Oleg Kozlovsky’s English Weblog

Politics, Democracy and Human Rights in Russia

Archive for November 2008

United Russia, OMON, and Thievery

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Putin’s party United Russia launched their new Web site today. It featured a large image in the center of its frontpage with a pseudo-3D city (inside the blue circle):

Front page of United Russia`s Web site

Front page of United Russia's Web site (clickable)

In the lower left part of the image you can see OMON (riot police) troops shoot at civilians (a peaceful demonstration?):

OMON Shooting at Civilians

OMON shooting at civilians

Russian bloggers quickly found that this picture had been stolen from the Web site of Orange Label design studio. Only a few changes have been made: for instance, the United Russia’s designers changed the words on the car from “SWAT” to “ОМОН” (OMON).

PS: The image has already disappeared from the front page but it is still on their server.


Written by Oleg Kozlovsky

November 21, 2008 at 00:46

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Autopsy of an Opposition Party

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RobertAmsterdam.com has published my column on liquidation of SPS, the democratic party, which I used to be a member of. This party has always been very contradictive since it incorporated two different wings: liberal, which criticized Putin for establishing dictatorship, and conservative, which supported Putin for his economical policy or, later, simply because it appeared more pragmatical. Most recently, this party was literally sold to the Kremlin and liquidated at a staged convention last Saturday. Here is my insight into its history.

A Medical Report for SPS


November 19, 2008

On 15 November, Union of Right Forces (SPS), one of the two remaining democratic parties in Russia, was liquidated by its own members at an extraordinary convention in Moscow suburbs. This was, as openly admitted, a deal between the party’s leadership and the Kremlin. Some of the former SPS members will now join a new puppet party Right Deed (Pravoe Delo) while dissenters will participate in creation of Solidarity opposition movement.

SPS was a very contradictive organization from the day one. It appeared not long before the 1999 parliamentary elections as a coalition of liberal (in European sense) and conservative movements and parties. The liberals included the oldest democratic party in Russia, Democratic Choice of Russia (DVR), led by ex-PM Yegor Gaidar, and Boris Nemtsov’s Young Russia (Rossiya Molodaya) movement. Ironically, the name of Nemtsov’s organization was later taken by a Kremlin-sponsored group of provocateurs. The conservatives were represented by another ex-PM Sergey Kirienko (now a member of Government) with his New Force (Novaya Sila) movement and by the father of Russian privatization Anatoly Chubais among others.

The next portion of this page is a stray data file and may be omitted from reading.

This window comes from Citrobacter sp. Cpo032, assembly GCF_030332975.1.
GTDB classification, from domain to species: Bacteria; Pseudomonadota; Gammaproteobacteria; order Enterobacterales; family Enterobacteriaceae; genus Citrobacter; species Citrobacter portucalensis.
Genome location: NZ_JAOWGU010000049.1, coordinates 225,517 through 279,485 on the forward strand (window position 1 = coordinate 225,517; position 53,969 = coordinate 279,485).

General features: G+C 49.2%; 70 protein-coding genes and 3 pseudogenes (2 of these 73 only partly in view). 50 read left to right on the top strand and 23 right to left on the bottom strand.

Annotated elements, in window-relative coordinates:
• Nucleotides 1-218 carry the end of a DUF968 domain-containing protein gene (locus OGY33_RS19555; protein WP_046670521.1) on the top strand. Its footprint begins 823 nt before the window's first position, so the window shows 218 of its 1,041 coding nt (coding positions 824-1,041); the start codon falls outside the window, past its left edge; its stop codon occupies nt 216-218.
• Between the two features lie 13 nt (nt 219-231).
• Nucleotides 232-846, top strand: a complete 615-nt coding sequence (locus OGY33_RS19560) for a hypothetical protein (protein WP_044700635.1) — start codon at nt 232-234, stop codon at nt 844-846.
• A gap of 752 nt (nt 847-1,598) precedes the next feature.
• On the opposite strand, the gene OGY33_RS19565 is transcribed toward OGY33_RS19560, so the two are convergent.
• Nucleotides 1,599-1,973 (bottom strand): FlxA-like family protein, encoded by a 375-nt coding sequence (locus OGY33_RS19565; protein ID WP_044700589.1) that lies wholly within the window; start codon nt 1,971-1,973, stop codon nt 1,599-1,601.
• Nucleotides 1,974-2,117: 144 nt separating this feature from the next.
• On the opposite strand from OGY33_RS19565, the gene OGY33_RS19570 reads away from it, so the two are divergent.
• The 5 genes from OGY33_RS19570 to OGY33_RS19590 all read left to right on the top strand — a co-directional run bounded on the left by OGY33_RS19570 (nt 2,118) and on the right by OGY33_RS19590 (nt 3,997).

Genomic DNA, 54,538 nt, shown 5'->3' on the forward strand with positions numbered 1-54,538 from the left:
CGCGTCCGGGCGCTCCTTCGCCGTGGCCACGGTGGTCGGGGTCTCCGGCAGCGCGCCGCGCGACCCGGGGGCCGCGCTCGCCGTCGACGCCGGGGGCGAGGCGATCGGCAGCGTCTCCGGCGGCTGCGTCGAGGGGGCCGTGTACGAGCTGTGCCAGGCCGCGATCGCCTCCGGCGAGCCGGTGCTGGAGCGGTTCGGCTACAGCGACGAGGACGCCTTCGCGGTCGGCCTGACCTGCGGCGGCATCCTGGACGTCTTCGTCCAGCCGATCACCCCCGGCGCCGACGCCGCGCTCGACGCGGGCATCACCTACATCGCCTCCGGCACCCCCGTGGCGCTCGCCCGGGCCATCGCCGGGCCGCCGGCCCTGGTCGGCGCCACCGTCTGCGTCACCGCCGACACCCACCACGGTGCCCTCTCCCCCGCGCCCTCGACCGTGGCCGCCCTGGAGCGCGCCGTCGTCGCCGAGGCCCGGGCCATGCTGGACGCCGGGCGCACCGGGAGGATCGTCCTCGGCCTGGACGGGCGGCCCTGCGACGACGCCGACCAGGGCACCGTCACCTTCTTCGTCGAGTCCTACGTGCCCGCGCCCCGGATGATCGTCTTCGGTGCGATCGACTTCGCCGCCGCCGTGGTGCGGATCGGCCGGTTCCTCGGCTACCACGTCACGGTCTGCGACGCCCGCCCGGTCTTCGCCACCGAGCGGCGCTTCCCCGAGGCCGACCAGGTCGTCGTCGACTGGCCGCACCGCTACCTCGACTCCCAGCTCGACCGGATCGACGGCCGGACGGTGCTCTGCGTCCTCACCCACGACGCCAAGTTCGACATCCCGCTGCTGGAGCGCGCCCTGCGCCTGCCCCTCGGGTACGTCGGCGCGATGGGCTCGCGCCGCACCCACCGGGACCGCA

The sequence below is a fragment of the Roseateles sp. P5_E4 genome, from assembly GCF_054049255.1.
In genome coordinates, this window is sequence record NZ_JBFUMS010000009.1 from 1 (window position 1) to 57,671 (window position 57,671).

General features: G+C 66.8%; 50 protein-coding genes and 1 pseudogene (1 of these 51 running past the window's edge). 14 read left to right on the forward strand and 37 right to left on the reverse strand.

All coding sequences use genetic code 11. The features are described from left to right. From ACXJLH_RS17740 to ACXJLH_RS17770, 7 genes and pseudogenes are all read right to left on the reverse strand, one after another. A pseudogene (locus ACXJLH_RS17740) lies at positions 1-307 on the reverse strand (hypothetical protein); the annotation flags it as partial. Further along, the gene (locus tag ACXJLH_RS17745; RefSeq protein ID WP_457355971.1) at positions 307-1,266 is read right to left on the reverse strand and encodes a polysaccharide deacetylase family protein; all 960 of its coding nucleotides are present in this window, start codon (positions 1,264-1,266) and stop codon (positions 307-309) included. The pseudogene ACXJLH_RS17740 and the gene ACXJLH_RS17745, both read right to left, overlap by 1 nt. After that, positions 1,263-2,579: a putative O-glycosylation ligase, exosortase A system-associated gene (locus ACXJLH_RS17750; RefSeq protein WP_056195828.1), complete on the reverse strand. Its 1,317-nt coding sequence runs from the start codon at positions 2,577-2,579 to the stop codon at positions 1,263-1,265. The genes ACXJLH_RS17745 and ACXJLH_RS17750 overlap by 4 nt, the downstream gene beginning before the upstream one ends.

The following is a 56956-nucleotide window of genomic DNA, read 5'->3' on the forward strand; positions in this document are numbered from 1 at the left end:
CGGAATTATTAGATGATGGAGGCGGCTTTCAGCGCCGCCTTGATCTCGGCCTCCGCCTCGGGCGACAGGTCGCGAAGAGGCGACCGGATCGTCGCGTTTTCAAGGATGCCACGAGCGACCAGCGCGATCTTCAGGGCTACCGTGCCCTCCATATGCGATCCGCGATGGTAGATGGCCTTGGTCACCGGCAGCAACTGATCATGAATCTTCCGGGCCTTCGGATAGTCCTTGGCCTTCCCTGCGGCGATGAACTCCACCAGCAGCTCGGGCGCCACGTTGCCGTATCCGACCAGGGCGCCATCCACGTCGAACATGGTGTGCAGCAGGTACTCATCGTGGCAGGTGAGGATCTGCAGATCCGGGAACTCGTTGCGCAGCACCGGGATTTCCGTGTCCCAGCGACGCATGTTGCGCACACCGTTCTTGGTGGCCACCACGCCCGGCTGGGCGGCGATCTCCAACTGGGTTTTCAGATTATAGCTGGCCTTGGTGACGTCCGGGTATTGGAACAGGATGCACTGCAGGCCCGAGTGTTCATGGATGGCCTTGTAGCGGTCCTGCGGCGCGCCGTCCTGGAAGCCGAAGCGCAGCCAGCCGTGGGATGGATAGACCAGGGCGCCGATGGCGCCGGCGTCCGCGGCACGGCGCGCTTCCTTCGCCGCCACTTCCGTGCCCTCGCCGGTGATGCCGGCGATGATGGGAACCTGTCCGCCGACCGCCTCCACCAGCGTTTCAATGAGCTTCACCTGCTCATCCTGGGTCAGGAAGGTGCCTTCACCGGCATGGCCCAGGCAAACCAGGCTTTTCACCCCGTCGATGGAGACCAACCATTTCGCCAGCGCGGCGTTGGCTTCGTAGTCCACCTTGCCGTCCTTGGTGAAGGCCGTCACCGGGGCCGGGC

The strange structure of the party caused ambivalence in its position and activities. The liberals criticized Putin for establishing authoritarian regime and wanted to join the opposition while the conservatives supported Putin’s economical policy and tried to cooperate with the Kremlin. The parliamentary campaign in 1999 was mainly influenced by the conservative wing with its slogan “Putin for president, Kirienko for the Duma!” Soon after this program was fully implemented, Sergey Kirienko left the Parliament and became Vladimir Putin’s representative in Volga Federal District. Some of his former colleagues like Boris Nemtsov were at the same time trying to oppose Putin’s crackdown on NTV, the most popular independent TV channel. But even this one of the earliest anti-democratic moves of the new president was done by the hands of Alfred Kokh, Chubais’ colleague and close friend! As Boris Nemtsov participated in protest rallies against the takeover of NTV, his fellow party members celebrated the success of this “special operation” (I have witnessed it myself).

The party’s schizophrenia was arguably the main reason for its loss of popular support. Putin’s followers who voted for SPS in 1999 switched their support to United Russia while the opposition voters didn’t believe SPS and simply stayed at home. As a result, SPS lost the 2003 elections and stayed out of the parliament. Many people hoped that this defeat would force the party to choose its side. However, it never happened. Since Kirienko left SPS, all of its public leaders were liberals, they maintained the critical to the Kremlin stance of the party and attracted new activists from the opposition. But the party’s funding was mostly provided (especially after the arrest of Mikhail Khodorkovsky and the loss of elections) by Anatoly Chubais, many regional branches only existed de jure and consisted of UES (the state energy company headed by Chubais) employees. In addition, most of the party’s officers were paid by and therefore loyal to Chubais and his conservative wing but had to follow orders from party’s political leadership, mostly liberal. This made both wings of the party dependent on each other and predetermined its end.